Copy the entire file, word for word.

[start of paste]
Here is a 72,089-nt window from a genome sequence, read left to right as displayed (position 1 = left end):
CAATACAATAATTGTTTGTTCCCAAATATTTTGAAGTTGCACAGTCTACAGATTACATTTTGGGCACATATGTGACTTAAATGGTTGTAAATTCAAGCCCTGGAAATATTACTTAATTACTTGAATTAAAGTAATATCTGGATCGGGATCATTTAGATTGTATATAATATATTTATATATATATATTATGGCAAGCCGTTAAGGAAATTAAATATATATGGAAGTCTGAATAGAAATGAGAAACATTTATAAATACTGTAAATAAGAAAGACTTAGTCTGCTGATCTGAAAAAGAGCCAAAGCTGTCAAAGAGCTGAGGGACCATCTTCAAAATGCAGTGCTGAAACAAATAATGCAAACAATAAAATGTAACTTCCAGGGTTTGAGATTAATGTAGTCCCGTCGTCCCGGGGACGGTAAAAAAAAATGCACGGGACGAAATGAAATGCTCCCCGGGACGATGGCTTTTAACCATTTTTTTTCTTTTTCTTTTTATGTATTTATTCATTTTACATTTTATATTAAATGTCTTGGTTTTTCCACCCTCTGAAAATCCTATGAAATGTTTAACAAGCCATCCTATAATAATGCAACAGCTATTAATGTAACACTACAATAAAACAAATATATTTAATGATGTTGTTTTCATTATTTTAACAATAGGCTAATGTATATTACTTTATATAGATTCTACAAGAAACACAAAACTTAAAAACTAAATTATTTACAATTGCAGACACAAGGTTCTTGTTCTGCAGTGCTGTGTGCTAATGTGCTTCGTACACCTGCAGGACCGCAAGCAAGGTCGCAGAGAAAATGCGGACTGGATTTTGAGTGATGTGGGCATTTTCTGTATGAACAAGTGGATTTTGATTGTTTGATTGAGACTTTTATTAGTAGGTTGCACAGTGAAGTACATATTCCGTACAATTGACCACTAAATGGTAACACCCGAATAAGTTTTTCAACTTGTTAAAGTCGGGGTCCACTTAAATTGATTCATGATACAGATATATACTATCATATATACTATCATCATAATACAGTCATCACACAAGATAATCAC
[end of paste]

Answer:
Here is a 72,089-nt window from a genome sequence, read left to right as displayed (position 1 = left end):
CAATACAATAATTGTTTGTTCCCAAATATTTTGAAGTTGCACAGTCTACAGATTACATTTTGGGCACATATGTGACTTAAATGGTTGTAAATTCAAGCCCTGGAAATATTACTTAATTACTTGAATTAAAGTAATATCTGGATCGGGATCATTTAGATTGTATATAATATATTTATATATATATATTATGGCAAGCCGTTAAGGAAATTAAATATATATGGAAGTCTGAATAGAAATGAGAAACATTTATAAATACTGTAAATAAGAAAGACTTAGTCTGCTGATCTGAAAAAGAGCCAAAGCTGTCAAAGAGCTGAGGGACCATCTTCAAAATGCAGTGCTGAAACAAATAATGCAAACAATAAAATGTAACTTCCAGGGTTTGAGATTAATGTAGTCCCGTCGTCCCGGGGACGGTAAAAAAAAATGCACGGGACGAAATGAAATGCTCCCCGGGACGATGGCTTTTAACCATTTTTTTTCTTTTTCTTTTTATGTATTTATTCATTTTACATTTTATATTAAATGTCTTGGTTTTTCCACCCTCTGAAAATCCTATGAAATGTTTAACAAGCCATCCTATAATAATGCAACAGCTATTAATGTAACACTACAATAAAACAAATATATTTAATGATGTTGTTTTCATTATTTTAACAATAGGCTAATGTATATTACTTTATATAGATTCTACAAGAAACACAAAACTTAAAAACTAAATTATTTACAATTGCAGACACAAGGTTCTTGTTCTGCAGTGCTGTGTGCTAATGTGCTTCGTACACCTGCAGGACCGCAAGCAAGGTCGCAGAGAAAATGCGGACTGGATTTTGAGTGATGTGGGCATTTTCTGTATGAACAAGTGGATTTTGATTGTTTGATTGAGACTTTTATTAGTAGGTTGCACAGTGAAGTACATATTCCGTACAATTGACCACTAAATGGTAACACCCGAATAAGTTTTTCAACTTGTTAAAGTCGGGGTCCACTTAAATTGATTCATGATACAGATATATACTATCATATATACTATCATCATAATACAGTCATCACACAAGATAATCAC